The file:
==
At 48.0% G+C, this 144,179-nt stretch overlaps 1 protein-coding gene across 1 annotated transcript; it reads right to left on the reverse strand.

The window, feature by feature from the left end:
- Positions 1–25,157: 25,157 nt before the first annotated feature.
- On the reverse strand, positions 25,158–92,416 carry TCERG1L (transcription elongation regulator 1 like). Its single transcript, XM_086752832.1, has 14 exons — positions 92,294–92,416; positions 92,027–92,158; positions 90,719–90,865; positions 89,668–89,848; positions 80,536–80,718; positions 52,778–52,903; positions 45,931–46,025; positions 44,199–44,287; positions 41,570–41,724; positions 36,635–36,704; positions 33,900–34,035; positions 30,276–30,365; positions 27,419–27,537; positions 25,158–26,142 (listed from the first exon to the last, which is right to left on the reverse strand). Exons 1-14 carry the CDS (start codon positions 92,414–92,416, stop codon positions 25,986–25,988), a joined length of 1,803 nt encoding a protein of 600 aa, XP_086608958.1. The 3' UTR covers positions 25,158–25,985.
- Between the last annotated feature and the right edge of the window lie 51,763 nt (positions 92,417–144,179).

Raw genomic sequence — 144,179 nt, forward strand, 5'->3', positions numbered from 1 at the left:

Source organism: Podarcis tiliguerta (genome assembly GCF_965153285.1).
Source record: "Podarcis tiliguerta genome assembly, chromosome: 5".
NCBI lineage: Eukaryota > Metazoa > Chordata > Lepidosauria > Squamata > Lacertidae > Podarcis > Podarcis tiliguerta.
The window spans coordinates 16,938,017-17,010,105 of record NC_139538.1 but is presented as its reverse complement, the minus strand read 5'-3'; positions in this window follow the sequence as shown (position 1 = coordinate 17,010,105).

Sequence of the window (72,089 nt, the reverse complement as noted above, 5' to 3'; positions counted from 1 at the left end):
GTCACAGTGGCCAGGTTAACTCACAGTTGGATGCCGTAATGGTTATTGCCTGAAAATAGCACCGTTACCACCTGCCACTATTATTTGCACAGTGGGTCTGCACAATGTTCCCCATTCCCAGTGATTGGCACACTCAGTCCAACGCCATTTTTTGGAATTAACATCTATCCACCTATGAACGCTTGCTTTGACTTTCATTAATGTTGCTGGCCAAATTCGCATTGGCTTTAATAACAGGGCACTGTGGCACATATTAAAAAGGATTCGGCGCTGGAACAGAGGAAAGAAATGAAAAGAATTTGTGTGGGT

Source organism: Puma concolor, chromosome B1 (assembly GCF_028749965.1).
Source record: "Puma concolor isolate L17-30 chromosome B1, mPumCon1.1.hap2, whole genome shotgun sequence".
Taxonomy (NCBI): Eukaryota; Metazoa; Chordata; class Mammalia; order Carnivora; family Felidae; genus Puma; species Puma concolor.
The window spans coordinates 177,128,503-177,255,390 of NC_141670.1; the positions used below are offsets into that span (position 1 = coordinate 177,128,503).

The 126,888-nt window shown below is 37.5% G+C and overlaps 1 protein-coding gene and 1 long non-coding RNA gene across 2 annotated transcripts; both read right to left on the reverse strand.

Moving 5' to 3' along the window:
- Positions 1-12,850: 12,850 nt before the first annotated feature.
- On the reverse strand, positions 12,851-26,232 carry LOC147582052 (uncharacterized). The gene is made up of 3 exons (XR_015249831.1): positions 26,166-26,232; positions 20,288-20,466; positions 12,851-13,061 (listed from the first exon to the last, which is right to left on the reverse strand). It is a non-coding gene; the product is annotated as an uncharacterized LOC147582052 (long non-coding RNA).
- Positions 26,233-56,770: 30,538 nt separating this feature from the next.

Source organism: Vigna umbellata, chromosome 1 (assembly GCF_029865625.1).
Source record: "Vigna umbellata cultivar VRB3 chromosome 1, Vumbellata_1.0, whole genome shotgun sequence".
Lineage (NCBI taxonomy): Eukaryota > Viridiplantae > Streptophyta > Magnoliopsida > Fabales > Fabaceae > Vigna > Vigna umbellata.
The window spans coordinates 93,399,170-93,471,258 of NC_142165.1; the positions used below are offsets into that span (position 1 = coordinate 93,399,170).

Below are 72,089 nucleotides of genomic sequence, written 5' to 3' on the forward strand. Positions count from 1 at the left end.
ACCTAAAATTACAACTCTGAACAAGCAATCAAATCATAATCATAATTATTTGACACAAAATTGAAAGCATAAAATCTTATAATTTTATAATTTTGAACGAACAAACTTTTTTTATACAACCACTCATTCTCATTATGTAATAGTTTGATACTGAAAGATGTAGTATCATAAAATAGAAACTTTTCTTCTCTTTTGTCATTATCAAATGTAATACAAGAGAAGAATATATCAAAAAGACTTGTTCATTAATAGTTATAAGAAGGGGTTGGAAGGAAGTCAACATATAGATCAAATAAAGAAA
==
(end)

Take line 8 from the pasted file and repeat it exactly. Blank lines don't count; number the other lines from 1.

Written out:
Source record: "Podarcis tiliguerta genome assembly, chromosome: 5".